1. Limited time only! Sign up for a free 30min personal tutor trial with Chegg Tutors
    Dismiss Notice
Dismiss Notice
Join Physics Forums Today!
The friendliest, high quality science and math community on the planet! Everyone who loves science is here!

Pendulum forces component form

  1. Feb 18, 2015 #1
    1. The problem statement, all variables and given/known data
    Hi, I need help in solving question c) (a pendulum) The required data, problem and relevant equation is in the picture

    3. The attempt at a solution
    I am not sure how to solve it but here are my thoughts:
    since mg is working at j
    y(t)j= mg
    does that mean K(r-L0) x(t) direction?
    I am not sure how to start/think to solve this problem so any tips will be helpfull, thanks!

    Attached Files:

  2. jcsd
  3. Feb 18, 2015 #2
    Look at the vector attached to the second term. It is not in the i / x direction but rather in the r direction. It acts directed from the radius of the pendulum. What law describes this force?

    Also, think why do we divide the r vector by its magnitude?
  4. Feb 18, 2015 #3
    Is it Hookes law?
    I assume we divide r vector by its magnitude to determine the direction of the force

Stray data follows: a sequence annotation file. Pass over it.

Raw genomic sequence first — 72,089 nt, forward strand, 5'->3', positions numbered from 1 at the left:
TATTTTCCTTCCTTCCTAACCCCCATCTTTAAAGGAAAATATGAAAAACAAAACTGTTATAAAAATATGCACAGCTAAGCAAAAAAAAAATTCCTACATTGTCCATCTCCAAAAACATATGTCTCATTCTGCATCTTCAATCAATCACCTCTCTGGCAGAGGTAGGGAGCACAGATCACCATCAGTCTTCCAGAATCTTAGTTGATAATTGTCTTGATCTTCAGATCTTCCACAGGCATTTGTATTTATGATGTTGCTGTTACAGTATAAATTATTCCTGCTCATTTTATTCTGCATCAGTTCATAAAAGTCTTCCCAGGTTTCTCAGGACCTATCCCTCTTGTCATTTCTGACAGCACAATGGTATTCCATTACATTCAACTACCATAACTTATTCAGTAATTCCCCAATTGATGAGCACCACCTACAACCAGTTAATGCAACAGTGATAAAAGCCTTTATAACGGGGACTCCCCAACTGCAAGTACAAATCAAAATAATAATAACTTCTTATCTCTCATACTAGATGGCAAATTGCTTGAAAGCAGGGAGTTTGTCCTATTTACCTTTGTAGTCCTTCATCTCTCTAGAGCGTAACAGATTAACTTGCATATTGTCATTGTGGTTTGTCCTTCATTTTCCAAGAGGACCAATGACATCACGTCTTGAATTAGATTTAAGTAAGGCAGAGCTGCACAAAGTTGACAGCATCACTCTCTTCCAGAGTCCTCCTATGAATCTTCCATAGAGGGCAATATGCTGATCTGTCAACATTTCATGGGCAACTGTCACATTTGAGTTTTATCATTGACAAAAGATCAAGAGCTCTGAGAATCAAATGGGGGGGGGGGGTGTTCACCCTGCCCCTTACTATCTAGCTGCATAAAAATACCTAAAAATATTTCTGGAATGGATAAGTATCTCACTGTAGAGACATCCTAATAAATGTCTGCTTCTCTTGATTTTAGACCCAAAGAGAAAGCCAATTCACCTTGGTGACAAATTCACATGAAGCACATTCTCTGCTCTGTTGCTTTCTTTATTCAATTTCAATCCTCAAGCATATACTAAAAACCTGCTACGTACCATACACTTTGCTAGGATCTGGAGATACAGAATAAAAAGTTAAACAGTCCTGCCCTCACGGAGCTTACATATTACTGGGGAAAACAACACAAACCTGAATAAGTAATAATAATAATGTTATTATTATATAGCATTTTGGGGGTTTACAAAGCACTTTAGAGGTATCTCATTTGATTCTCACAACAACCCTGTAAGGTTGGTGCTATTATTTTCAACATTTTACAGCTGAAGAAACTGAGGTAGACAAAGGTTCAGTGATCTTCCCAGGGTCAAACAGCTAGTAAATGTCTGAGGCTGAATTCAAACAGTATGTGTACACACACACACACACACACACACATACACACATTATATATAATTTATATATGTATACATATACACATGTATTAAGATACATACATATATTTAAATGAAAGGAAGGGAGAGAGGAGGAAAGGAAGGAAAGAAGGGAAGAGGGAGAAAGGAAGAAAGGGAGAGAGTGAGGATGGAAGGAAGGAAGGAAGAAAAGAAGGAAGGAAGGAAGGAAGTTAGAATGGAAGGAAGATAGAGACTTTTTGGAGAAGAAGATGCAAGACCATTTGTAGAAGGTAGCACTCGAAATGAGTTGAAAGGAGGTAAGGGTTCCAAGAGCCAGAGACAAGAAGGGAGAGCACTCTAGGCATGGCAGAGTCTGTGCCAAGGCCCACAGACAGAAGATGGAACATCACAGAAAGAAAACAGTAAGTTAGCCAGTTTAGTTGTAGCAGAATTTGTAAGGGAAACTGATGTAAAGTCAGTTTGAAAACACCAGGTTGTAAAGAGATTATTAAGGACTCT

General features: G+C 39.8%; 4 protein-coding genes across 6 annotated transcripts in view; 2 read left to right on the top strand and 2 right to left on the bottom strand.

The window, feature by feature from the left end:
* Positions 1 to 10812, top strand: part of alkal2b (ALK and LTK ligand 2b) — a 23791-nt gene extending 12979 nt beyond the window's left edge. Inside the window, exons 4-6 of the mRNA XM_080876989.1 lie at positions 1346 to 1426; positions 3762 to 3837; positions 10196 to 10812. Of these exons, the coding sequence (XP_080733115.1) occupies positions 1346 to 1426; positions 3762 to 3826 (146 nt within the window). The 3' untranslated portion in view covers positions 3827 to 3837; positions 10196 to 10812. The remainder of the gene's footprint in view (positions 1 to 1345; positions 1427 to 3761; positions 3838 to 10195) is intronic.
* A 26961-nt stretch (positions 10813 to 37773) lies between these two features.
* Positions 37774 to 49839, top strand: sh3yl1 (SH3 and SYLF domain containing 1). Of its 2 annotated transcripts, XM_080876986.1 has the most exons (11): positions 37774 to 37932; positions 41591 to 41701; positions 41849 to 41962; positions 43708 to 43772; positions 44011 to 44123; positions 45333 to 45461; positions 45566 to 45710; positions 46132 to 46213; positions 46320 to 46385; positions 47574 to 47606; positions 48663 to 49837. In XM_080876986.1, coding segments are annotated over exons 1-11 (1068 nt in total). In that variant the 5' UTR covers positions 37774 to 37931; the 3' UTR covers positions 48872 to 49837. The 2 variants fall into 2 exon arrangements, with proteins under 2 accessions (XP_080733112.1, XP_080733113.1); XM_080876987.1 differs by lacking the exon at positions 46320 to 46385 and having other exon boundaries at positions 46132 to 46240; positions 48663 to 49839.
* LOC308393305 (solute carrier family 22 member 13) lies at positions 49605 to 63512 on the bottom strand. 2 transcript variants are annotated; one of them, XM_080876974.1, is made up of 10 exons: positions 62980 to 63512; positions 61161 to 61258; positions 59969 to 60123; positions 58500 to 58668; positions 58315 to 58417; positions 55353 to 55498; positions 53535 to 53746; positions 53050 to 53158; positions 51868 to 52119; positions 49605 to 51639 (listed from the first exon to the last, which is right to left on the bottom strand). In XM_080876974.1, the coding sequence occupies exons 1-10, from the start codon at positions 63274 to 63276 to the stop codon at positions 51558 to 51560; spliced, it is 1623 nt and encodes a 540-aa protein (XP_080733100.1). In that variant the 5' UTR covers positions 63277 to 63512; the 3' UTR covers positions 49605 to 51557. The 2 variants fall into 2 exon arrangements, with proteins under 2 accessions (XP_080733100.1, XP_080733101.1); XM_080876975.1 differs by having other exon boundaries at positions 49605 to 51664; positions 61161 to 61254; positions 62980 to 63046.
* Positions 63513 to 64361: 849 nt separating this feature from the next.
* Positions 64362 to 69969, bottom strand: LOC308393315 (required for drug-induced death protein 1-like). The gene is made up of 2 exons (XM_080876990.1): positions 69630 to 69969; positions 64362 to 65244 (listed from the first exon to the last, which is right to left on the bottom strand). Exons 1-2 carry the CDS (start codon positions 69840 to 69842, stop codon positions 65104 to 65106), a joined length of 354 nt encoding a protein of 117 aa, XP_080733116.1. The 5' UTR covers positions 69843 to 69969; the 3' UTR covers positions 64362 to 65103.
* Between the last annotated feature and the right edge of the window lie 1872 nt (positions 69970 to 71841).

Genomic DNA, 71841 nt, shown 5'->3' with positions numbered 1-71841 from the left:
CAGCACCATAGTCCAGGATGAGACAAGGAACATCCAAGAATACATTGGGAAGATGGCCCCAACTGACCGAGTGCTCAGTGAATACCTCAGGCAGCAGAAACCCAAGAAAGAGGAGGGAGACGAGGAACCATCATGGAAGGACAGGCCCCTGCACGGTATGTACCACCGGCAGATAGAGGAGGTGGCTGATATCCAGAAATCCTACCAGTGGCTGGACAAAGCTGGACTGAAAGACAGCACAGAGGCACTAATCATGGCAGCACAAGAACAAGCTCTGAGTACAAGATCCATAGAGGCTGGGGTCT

5. Feb 18, 2015 #4


    User Avatar
    Homework Helper

    the rope stretches along its length like a spring. all c) asks you to do is split the diagonal Force into (x,y) components.
  6. Feb 18, 2015 #5
    Is mg=y component correct or is it wrong?
    And what force is working in the x direction? Or did I misunderstand what the task is asking for?
  7. Feb 18, 2015 #6


    User Avatar
    Homework Helper

    mg is entirely vertical ... but most folks treat "up" as positive.
    That is not the ONLY vertical Force contribution, however. The diagonal (spring) Force has x-component and y-component.
  8. Feb 19, 2015 #7
    So K(r-L0) works both in x and y direction? Am I then supposed to split the force and find which force works in x and y direction?
  9. Feb 19, 2015 #8


    User Avatar
    Homework Helper

    the wording in part c) could not be more explicit.
  10. Feb 19, 2015 #9
    r(t)=(K*r)i-K*L0j would this be correct?
  11. Feb 22, 2015 #10
Know someone interested in this topic? Share this thread via Reddit, Google+, Twitter, or Facebook

Have something to add?
Draft saved Draft deleted

Similar Discussions: Pendulum forces component form
  1. Component form (Replies: 8)

  2. Component form (Replies: 4)